Molly Munger

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Molly Munger
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2012 Activity
SupportingProposition 38
Total Donated$44,128,000
High SchoolJohn Muir High School (Pasadena, CA)
OtherJD, Harvard Law School (1974)
Molly Munger, an attorney who lives in Pasadena, California, is the primary advocate behind Proposition 38.[1] As of October 27, Munger has donated over $44 million to the campaign in favor of Proposition 38, attracting national attention.[2],[3],[4],[5]

She says, "We have to get back to investing in the children because it's the right thing to do and it is the wise thing to do."[6]

In May 2010, she helped fund the unsuccessful campaign for the Pasadena Unified School District parcel tax, Measure CC.[7]

Joe Mathews of Prop Zero in a column called "The Munger Games", adorned with a photo of the actress who plays Katniss Everdeen in the wildly popular movie, noted the pressure that Munger was under to withdraw her ballot initiative: "if she doesn't drop her measure, she'll find herself on the business end of an unrelenting campaign of personal attack."[8]

Don Shalvey, who is the deputy director of the Bill and Melinda Gates Foundation’s U.S. Programs Education initiative, describes Munger as "very data-driven and analytical...I think she would be, you know, equally comfortable in a strong conversation with a bunch of policy wonks and then going out at night to a Grateful Dead concert."[2]


Munger is a former federal prosecutor. As an attorney in private practice, she helped "successfully sue the state to end the discriminatory bond-funded state school scheme that routinely put projects in low-income districts low on the priority list and thereby helped unlock the great Los Angeles school building boom that followed."[9]

Munger served for a time as western regional counsel for the NAACP. In this capacity, she worked against Proposition 209 (1996).[5]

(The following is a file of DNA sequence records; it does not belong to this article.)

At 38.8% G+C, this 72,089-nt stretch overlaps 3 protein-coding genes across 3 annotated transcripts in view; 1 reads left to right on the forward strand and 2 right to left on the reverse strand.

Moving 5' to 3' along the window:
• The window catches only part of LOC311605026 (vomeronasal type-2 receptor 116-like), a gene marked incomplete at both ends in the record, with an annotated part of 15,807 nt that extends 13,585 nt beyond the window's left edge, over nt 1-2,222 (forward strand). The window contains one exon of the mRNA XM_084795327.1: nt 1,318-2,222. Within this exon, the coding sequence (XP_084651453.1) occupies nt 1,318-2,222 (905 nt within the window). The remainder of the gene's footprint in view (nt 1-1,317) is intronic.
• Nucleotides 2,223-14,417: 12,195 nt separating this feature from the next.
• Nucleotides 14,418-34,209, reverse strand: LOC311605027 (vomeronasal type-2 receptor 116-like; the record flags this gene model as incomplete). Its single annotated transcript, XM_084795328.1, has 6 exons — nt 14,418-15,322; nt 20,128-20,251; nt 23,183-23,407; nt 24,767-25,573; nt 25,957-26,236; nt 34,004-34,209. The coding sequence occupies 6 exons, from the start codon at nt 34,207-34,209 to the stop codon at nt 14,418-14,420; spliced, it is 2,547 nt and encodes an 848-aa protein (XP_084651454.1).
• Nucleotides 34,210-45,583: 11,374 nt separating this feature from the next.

She served on the board of First 5 California for four years, where her colleagues regarded her as a consensus-builder.[5]


Munger is married to Stephen English.[10] She co-founded the Advancement Project with him. They have two adult sons; one son, Nick English, is a scout for the Texas Rangers.[6]

Munger is one of eight children of Charles Munger, the billionaire vice-chairman of Berkshire Hathaway.[11] Her stepfather is the publisher of the Los Angeles Daily Journal.[7]

Munger's brother, Charles Munger, Jr., was a lead financial backer of Proposition 20 (2010) and Proposition 11 (2008).[1] Molly Munger is a Democrat, and her brother Charles Munger, Jr. is a Republican. Although the two have ballot initiative activism in common, Ms. Munger says that is a coincidence: "I have to say that it is by such different paths that Charles and I have both ended up in this arena that we have to consider it random."[12] Charles Munger, Jr., weighed in on his sister's 2012 ballot initiative activism, saying he was as "proud as hell" of her, and "We both could amuse ourselves with art collections, golf and writing the great American novel. But we chose our parents wisely. They were always involved in civic service and gave us the sense we owed a great deal to society."[6]


Munger received her law degree from Harvard Law School in 1974.[6]

She attended John Muir High School in Pasadena. Before going to John Muir, she was a student at Westridge School, a private, all-girls academy.[13]

Munger's stepfather, Dr. Robert Freeman, was a member of the board of trustees of the Pasadena Unified School District in the 1960s. In that role, he opposed the attempts of others on the board to maintain racial segregation. According to Munger, dinner table conversations on this subject sparked a lifelong interest in schools and school policy: "He knew what they were doing was illegal, and he brought that home to the family dinner table. It certainly captured my imagination. I was curious to know why it was people were so determined to have segregated schools. It didn't make sense."[6]

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